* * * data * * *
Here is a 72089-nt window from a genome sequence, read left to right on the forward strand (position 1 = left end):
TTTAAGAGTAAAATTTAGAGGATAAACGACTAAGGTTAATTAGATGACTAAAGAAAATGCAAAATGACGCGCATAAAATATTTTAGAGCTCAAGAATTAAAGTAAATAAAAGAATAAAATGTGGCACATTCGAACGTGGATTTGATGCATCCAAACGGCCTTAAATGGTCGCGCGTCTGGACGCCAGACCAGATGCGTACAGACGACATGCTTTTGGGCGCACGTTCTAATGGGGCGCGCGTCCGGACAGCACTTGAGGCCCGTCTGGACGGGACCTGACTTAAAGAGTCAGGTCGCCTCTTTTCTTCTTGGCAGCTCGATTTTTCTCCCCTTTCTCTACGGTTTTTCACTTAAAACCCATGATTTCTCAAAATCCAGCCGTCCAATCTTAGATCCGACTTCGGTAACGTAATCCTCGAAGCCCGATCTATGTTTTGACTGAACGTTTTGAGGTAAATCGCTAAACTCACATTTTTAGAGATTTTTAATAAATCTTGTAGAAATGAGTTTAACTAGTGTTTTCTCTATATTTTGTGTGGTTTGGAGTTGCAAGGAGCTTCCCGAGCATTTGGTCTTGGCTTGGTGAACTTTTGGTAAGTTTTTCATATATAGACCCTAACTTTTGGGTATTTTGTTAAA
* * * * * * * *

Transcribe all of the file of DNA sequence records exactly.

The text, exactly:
Here is a 72089-nt window from a genome sequence, read left to right on the forward strand (position 1 = left end):
TTTAAGAGTAAAATTTAGAGGATAAACGACTAAGGTTAATTAGATGACTAAAGAAAATGCAAAATGACGCGCATAAAATATTTTAGAGCTCAAGAATTAAAGTAAATAAAAGAATAAAATGTGGCACATTCGAACGTGGATTTGATGCATCCAAACGGCCTTAAATGGTCGCGCGTCTGGACGCCAGACCAGATGCGTACAGACGACATGCTTTTGGGCGCACGTTCTAATGGGGCGCGCGTCCGGACAGCACTTGAGGCCCGTCTGGACGGGACCTGACTTAAAGAGTCAGGTCGCCTCTTTTCTTCTTGGCAGCTCGATTTTTCTCCCCTTTCTCTACGGTTTTTCACTTAAAACCCATGATTTCTCAAAATCCAGCCGTCCAATCTTAGATCCGACTTCGGTAACGTAATCCTCGAAGCCCGATCTATGTTTTGACTGAACGTTTTGAGGTAAATCGCTAAACTCACATTTTTAGAGATTTTTAATAAATCTTGTAGAAATGAGTTTAACTAGTGTTTTCTCTATATTTTGTGTGGTTTGGAGTTGCAAGGAGCTTCCCGAGCATTTGGTCTTGGCTTGGTGAACTTTTGGTAAGTTTTTCATATATAGACCCTAACTTTTGGGTATTTTGTTAAA